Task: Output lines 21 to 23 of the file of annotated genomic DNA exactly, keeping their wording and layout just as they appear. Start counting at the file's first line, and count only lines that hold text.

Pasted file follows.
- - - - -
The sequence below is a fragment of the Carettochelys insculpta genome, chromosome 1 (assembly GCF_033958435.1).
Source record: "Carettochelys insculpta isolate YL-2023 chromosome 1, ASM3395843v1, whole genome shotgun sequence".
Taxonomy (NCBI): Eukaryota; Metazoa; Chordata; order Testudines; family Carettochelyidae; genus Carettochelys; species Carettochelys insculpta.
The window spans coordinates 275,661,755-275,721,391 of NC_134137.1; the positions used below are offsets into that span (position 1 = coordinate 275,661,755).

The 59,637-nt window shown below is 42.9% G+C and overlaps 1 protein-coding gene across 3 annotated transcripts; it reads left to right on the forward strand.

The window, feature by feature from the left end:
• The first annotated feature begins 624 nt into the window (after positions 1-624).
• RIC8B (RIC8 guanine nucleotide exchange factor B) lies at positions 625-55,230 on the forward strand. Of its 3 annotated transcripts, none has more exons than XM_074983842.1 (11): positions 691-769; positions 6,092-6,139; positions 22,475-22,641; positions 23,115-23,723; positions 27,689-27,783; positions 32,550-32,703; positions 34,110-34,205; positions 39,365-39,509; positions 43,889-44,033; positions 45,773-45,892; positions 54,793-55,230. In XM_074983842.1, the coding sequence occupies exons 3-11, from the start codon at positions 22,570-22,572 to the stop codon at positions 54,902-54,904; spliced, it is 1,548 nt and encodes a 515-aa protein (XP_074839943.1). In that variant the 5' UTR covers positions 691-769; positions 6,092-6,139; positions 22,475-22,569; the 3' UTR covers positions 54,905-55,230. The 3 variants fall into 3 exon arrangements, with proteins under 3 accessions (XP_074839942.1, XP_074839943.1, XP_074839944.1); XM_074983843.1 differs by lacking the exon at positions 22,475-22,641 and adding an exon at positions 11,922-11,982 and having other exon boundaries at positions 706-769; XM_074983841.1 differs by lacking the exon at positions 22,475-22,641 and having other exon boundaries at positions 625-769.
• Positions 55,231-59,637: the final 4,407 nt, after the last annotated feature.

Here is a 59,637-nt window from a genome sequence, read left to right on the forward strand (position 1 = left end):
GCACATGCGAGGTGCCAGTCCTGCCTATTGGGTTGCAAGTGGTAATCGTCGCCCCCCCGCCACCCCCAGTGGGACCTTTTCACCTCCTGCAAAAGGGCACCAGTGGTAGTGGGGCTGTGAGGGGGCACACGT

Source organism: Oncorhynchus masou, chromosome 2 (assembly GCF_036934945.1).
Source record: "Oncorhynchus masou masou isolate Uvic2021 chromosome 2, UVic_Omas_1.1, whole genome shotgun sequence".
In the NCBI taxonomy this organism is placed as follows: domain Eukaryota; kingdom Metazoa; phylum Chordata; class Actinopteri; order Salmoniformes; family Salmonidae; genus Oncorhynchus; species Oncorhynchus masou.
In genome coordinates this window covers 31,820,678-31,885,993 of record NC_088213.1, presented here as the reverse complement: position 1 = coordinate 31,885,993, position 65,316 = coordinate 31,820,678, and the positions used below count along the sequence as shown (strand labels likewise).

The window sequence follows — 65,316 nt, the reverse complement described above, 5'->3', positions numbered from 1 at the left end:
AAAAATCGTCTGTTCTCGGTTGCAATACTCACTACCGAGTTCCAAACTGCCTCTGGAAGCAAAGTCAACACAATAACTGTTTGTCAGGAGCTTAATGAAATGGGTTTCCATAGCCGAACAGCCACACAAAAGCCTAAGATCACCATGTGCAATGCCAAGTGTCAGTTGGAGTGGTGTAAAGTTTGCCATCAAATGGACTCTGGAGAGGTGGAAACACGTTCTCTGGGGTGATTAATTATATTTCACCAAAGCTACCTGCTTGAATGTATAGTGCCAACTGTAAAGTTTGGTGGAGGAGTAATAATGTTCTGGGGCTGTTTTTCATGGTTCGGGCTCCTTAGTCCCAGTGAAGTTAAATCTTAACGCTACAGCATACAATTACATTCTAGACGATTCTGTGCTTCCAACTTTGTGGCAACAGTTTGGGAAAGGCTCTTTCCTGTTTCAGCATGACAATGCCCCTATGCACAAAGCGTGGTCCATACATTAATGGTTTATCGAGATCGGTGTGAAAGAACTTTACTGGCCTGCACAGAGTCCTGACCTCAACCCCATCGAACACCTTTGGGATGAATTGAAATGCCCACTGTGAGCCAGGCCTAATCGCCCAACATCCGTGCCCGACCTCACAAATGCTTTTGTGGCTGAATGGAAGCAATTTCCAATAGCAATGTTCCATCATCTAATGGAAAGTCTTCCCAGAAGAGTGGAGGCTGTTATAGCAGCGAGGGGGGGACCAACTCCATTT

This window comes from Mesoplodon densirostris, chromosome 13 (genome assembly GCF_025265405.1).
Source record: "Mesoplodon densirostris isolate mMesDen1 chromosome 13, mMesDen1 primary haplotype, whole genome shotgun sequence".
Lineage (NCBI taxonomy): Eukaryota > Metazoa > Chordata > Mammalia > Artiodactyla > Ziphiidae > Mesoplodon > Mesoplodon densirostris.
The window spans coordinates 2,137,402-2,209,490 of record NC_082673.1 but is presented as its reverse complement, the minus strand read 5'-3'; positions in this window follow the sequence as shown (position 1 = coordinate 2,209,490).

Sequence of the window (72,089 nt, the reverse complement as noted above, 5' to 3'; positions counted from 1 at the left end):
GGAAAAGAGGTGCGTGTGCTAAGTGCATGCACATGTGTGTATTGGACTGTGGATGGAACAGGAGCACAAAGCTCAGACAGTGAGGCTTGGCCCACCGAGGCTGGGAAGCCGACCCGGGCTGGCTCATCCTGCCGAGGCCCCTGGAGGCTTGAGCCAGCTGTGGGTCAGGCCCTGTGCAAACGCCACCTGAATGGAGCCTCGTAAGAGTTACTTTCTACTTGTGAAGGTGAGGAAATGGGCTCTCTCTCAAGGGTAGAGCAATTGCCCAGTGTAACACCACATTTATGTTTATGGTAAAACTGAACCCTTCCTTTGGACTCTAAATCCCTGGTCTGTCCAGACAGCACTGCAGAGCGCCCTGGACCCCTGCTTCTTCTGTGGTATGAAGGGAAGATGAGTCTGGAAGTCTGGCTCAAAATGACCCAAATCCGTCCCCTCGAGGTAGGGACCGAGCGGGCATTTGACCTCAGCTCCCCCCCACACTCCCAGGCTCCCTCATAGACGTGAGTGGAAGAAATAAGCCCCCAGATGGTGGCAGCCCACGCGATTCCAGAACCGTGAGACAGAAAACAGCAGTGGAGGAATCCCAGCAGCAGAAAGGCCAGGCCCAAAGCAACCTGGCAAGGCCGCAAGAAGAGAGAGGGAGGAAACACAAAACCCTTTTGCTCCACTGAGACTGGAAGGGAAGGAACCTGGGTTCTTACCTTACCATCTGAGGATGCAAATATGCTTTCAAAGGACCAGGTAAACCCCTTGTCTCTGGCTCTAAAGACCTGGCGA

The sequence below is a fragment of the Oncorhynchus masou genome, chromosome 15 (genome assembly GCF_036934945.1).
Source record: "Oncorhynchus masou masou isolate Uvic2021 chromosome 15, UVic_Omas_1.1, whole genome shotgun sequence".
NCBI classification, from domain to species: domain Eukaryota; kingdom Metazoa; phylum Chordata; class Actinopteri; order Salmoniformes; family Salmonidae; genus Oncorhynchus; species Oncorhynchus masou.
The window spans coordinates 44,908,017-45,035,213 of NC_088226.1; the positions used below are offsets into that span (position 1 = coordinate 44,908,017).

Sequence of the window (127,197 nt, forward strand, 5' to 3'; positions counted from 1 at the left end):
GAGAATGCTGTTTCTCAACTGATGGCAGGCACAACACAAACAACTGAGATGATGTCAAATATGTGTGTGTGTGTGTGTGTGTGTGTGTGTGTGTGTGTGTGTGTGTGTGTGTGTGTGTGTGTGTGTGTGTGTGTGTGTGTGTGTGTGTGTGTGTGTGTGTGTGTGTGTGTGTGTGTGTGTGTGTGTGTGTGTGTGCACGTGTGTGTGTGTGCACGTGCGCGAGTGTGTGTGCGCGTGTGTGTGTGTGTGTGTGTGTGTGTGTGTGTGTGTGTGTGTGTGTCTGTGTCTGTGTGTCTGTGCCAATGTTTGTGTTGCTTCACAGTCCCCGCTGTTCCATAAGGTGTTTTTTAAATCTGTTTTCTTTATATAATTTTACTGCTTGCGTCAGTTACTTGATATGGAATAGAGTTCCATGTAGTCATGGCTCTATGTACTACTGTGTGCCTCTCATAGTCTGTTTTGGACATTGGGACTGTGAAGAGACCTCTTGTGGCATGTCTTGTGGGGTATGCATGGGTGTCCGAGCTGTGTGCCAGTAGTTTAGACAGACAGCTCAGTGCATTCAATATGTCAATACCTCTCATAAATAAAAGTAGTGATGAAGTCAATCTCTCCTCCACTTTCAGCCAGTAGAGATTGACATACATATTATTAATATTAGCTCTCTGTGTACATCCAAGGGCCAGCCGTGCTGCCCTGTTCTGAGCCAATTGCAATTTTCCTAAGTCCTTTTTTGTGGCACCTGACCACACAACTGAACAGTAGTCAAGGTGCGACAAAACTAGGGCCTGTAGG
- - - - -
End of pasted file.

The window spans coordinates 2,137,402-2,209,490 of record NC_082673.1 but is presented as its reverse complement, the minus strand read 5'-3'; positions in this window follow the sequence as shown (position 1 = coordinate 2,209,490).

Sequence of the window (72,089 nt, the reverse complement as noted above, 5' to 3'; positions counted from 1 at the left end):
GGAAAAGAGGTGCGTGTGCTAAGTGCATGCACATGTGTGTATTGGACTGTGGATGGAACAGGAGCACAAAGCTCAGACAGTGAGGCTTGGCCCACCGAGGCTGGGAAGCCGACCCGGGCTGGCTCATCCTGCCGAGGCCCCTGGAGGCTTGAGCCAGCTGTGGGTCAGGCCCTGTGCAAACGCCACCTGAATGGAGCCTCGTAAGAGTTACTTTCTACTTGTGAAGGTGAGGAAATGGGCTCTCTCTCAAGGGTAGAGCAATTGCCCAGTGTAACACCACATTTATGTTTATGGTAAAACTGAACCCTTCCTTTGGACTCTAAATCCCTGGTCTGTCCAGACAGCACTGCAGAGCGCCCTGGACCCCTGCTTCTTCTGTGGTATGAAGGGAAGATGAGTCTGGAAGTCTGGCTCAAAATGACCCAAATCCGTCCCCTCGAGGTAGGGACCGAGCGGGCATTTGACCTCAGCTCCCCCCCACACTCCCAGGCTCCCTCATAGACGTGAGTGGAAGAAATAAGCCCCCAGATGGTGGCAGCCCACGCGATTCCAGAACCGTGAGACAGAAAACAGCAGTGGAGGAATCCCAGCAGCAGAAAGGCCAGGCCCAAAGCAACCTGGCAAGGCCGCAAGAAGAGAGAGGGAGGAAACACAAAACCCTTTTGCTCCACTGAGACTGGAAGGGAAGGAACCTGGGTTCTTACCTTACCATCTGAGGATGCAAATATGCTTTCAAAGGACCAGGTAAACCCCTTGTCTCTGGCTCTAAAGACCTGGCGA